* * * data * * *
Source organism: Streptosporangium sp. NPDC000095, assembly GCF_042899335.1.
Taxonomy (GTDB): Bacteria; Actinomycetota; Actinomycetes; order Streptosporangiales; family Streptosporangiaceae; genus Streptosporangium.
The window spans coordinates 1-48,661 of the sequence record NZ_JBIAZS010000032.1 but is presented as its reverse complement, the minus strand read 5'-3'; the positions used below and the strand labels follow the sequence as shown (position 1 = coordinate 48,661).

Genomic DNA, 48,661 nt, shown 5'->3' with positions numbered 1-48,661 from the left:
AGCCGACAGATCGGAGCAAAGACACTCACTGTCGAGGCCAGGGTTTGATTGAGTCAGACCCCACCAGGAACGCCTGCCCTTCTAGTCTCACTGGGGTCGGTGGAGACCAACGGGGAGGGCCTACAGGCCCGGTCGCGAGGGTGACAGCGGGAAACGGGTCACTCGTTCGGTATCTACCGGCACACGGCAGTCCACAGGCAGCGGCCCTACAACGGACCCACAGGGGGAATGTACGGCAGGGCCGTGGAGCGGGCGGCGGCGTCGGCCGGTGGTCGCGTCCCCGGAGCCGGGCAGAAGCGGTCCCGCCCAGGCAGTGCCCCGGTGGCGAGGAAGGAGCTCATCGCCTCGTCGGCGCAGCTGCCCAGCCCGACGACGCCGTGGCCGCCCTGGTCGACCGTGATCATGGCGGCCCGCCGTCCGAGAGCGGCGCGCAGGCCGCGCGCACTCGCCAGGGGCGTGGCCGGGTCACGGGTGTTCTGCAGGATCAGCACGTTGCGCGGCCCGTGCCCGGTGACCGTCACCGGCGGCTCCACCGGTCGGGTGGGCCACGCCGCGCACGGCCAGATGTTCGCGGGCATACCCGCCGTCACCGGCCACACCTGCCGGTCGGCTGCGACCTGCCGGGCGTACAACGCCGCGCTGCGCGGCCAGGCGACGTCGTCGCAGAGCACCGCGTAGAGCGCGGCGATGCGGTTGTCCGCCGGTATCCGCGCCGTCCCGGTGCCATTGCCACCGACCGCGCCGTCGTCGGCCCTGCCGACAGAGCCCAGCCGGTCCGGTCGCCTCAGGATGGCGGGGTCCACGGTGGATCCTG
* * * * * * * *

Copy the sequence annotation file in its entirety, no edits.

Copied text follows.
Source organism: Streptosporangium sp. NPDC000095, assembly GCF_042899335.1.
Taxonomy (GTDB): Bacteria; Actinomycetota; Actinomycetes; order Streptosporangiales; family Streptosporangiaceae; genus Streptosporangium.
The window spans coordinates 1-48,661 of the sequence record NZ_JBIAZS010000032.1 but is presented as its reverse complement, the minus strand read 5'-3'; the positions used below and the strand labels follow the sequence as shown (position 1 = coordinate 48,661).

Genomic DNA, 48,661 nt, shown 5'->3' with positions numbered 1-48,661 from the left:
AGCCGACAGATCGGAGCAAAGACACTCACTGTCGAGGCCAGGGTTTGATTGAGTCAGACCCCACCAGGAACGCCTGCCCTTCTAGTCTCACTGGGGTCGGTGGAGACCAACGGGGAGGGCCTACAGGCCCGGTCGCGAGGGTGACAGCGGGAAACGGGTCACTCGTTCGGTATCTACCGGCACACGGCAGTCCACAGGCAGCGGCCCTACAACGGACCCACAGGGGGAATGTACGGCAGGGCCGTGGAGCGGGCGGCGGCGTCGGCCGGTGGTCGCGTCCCCGGAGCCGGGCAGAAGCGGTCCCGCCCAGGCAGTGCCCCGGTGGCGAGGAAGGAGCTCATCGCCTCGTCGGCGCAGCTGCCCAGCCCGACGACGCCGTGGCCGCCCTGGTCGACCGTGATCATGGCGGCCCGCCGTCCGAGAGCGGCGCGCAGGCCGCGCGCACTCGCCAGGGGCGTGGCCGGGTCACGGGTGTTCTGCAGGATCAGCACGTTGCGCGGCCCGTGCCCGGTGACCGTCACCGGCGGCTCCACCGGTCGGGTGGGCCACGCCGCGCACGGCCAGATGTTCGCGGGCATACCCGCCGTCACCGGCCACACCTGCCGGTCGGCTGCGACCTGCCGGGCGTACAACGCCGCGCTGCGCGGCCAGGCGACGTCGTCGCAGAGCACCGCGTAGAGCGCGGCGATGCGGTTGTCCGCCGGTATCCGCGCCGTCCCGGTGCCATTGCCACCGACCGCGCCGTCGTCGGCCCTGCCGACAGAGCCCAGCCGGTCCGGTCGCCTCAGGATGGCGGGGTCCACGGTGGATCCTG